The Harlem Renaissance

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The Harlem Renaissance by Dana Meachen Rau Book Summary:

Discusses the creation of the Harlem Renaissance, the African Americans in the spotlight there, and the legacy of future generations long after its heyday.

Harlem Renaissance Lives from the African American National Biography

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Harlem Renaissance Lives from the African American National Biography by Henry Louis Gates,Evelyn Brooks Higginbotham Book Summary:

The Harlem Renaissance is the best known and most widely studied cultural movement in African American history. Now, in Harlem Renaissance Lives, esteemed scholars Henry Louis Gates Jr. and Evelyn Brooks Higginbotham have selected 300 key biographical entries culled from the eight-volume African American National Biography, providing an authoritative who's who of this seminal period. Here readers will find engagingly written and authoritative articles on notable African Americans who made significant contributions to literature, drama, music, visual art, or dance, including such central figures as poet Langston Hughes, novelist Zora Neale Hurston, aviator Bessie Coleman, blues singer Ma Rainey, artist Romare Bearden, dancer Josephine Baker, jazzman Louis Armstrong, and the intellectual giant W. E. B. Du Bois. Also included are biographies of people like the Scottsboro Boys, who were not active within the movement but who nonetheless profoundly affected the artistic and political statements that came from Harlem Renaissance figures. The volume will also feature a preface by the editors, an introductory essay by historian Cary D. Wintz, and 75 illustrations.

The Harlem Renaissance: Topics

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The Harlem Renaissance: Topics by Janet Witalec Book Summary:

Presents primary sources from and criticism on the Harlem Renaissance, covering social, economic, and political influences, publishing, and the arts.

Langston Hughes

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Langston Hughes by Maurice Orlando Wallace Book Summary:

Describes the life of twentieth-century American author Langston Hughes and profiles his major poetic and prose works, also providing a chronology, bibliography, Filmography, and list of further resources.

Realism in the Novels of the Harlem Renaissance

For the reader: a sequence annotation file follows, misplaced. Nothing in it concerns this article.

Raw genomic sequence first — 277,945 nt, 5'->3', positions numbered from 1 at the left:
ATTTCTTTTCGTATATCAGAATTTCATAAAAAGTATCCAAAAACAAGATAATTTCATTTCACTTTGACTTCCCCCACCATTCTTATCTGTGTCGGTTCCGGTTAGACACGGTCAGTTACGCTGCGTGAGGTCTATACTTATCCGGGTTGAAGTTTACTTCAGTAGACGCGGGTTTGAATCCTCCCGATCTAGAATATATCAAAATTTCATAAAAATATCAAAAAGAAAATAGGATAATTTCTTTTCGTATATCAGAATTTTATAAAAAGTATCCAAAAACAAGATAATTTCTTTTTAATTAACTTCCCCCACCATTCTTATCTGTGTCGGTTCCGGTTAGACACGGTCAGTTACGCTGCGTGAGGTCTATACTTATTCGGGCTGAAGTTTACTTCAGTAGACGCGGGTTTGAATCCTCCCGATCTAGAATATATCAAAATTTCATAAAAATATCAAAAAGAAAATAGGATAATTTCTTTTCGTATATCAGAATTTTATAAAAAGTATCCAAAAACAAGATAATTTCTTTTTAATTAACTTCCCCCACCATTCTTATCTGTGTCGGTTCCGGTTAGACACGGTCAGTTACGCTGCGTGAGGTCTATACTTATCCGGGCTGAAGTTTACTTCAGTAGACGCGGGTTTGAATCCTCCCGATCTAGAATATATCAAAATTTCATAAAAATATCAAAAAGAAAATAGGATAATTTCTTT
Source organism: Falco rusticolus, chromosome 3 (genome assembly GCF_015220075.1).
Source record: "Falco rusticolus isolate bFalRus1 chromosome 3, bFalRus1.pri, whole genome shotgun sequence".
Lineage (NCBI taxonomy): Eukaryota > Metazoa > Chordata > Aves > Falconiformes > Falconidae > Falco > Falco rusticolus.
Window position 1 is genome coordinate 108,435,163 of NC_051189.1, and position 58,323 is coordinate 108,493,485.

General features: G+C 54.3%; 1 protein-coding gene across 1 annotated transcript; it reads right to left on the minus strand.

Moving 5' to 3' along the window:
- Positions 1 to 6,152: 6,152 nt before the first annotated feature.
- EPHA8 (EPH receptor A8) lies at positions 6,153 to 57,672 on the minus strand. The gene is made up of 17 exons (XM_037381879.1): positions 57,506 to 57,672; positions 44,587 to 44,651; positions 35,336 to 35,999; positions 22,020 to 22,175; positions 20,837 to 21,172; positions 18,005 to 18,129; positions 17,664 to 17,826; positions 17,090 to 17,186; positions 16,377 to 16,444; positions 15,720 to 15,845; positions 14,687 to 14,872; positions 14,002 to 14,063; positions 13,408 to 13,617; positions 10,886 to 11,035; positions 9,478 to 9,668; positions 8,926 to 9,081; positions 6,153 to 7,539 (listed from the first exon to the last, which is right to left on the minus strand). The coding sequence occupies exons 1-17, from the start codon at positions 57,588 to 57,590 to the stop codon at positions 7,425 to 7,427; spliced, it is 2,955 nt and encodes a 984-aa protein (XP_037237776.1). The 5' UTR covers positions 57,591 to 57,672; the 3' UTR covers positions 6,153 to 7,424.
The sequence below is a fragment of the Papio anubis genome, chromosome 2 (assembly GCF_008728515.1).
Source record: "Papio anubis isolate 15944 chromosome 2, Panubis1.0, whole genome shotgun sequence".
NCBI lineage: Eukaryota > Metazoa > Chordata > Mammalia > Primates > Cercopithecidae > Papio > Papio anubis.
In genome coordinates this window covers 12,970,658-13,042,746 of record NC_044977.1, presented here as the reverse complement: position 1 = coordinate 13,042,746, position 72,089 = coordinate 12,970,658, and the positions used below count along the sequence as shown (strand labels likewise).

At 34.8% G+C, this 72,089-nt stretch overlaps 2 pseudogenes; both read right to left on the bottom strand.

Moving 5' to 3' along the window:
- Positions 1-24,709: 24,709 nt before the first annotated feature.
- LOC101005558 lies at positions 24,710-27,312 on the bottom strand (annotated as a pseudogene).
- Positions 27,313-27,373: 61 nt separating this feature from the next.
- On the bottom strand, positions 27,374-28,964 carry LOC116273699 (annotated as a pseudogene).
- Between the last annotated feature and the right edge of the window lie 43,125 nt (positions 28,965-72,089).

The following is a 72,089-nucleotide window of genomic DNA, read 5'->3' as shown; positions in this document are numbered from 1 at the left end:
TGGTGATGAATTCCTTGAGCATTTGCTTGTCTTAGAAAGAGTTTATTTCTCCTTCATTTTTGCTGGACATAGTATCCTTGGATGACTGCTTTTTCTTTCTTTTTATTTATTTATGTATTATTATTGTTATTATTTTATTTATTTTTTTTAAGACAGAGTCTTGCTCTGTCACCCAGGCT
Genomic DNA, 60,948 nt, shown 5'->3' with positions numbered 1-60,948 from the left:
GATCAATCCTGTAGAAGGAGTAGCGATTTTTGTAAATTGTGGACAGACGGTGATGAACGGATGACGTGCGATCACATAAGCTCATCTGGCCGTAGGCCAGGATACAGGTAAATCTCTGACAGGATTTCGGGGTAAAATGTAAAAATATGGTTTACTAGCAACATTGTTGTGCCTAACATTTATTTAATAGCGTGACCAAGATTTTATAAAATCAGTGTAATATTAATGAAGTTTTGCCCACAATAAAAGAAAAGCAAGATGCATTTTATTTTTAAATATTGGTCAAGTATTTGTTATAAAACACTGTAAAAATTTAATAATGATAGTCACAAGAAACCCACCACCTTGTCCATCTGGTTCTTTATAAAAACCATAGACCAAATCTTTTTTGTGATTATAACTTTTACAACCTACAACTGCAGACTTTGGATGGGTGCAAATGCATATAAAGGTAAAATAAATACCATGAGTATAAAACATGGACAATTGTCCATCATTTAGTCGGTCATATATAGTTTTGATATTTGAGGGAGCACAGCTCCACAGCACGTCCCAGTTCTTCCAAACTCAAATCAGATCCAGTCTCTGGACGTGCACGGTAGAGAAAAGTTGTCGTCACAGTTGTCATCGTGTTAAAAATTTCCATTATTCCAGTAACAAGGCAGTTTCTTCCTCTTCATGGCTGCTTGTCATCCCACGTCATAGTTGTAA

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Realism in the Novels of the Harlem Renaissance by Ted Francis Book Summary:

The novelists of the Harlem Renaissance began writing at a point in America's literary history when the romantic tradition was being set aside for the gutsy truth-telling of realist literature. Modern criticism seems to take the flowery, nineteenth century prose found in the works of Chesnutt, Dunbar, Du Bois and others as an indication that they were writing in the romantic style. This is understandable but flawed. Almost all of the stories written during the Renaissance contained references to slavery or to Post Reconstructionist violence. For that reason few stories stemming from this period and written by African-Americans can be said to be "romantic."

The Harlem Renaissance: An Interactive History Adventure

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The Harlem Renaissance: An Interactive History Adventure by Allison Lassieur Book Summary:

Download or read The Harlem Renaissance: An Interactive History Adventure book by clicking button below to visit the book download website. There are multiple format available for you to choose (Pdf, ePub, Doc).

Modernism and the Harlem Renaissance

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Modernism and the Harlem Renaissance by Houston A. Baker, Jr. Book Summary:

"Mr. Baker perceives the harlem Renaissance as a crucial moment in a movement, predating the 1920's, when Afro-Americans embraced the task of self-determination and in so doing gave forth a distinctive form of expression that still echoes in a broad spectrum of 20th-century Afro-American arts. . . . Modernism and the Harlem Renaissance may well become Afro-America's 'studying manual.'"—Tonya Bolden, New York Times Book Review

Harlem Renaissance

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Harlem Renaissance by the late Nathan Irvin Huggins Book Summary: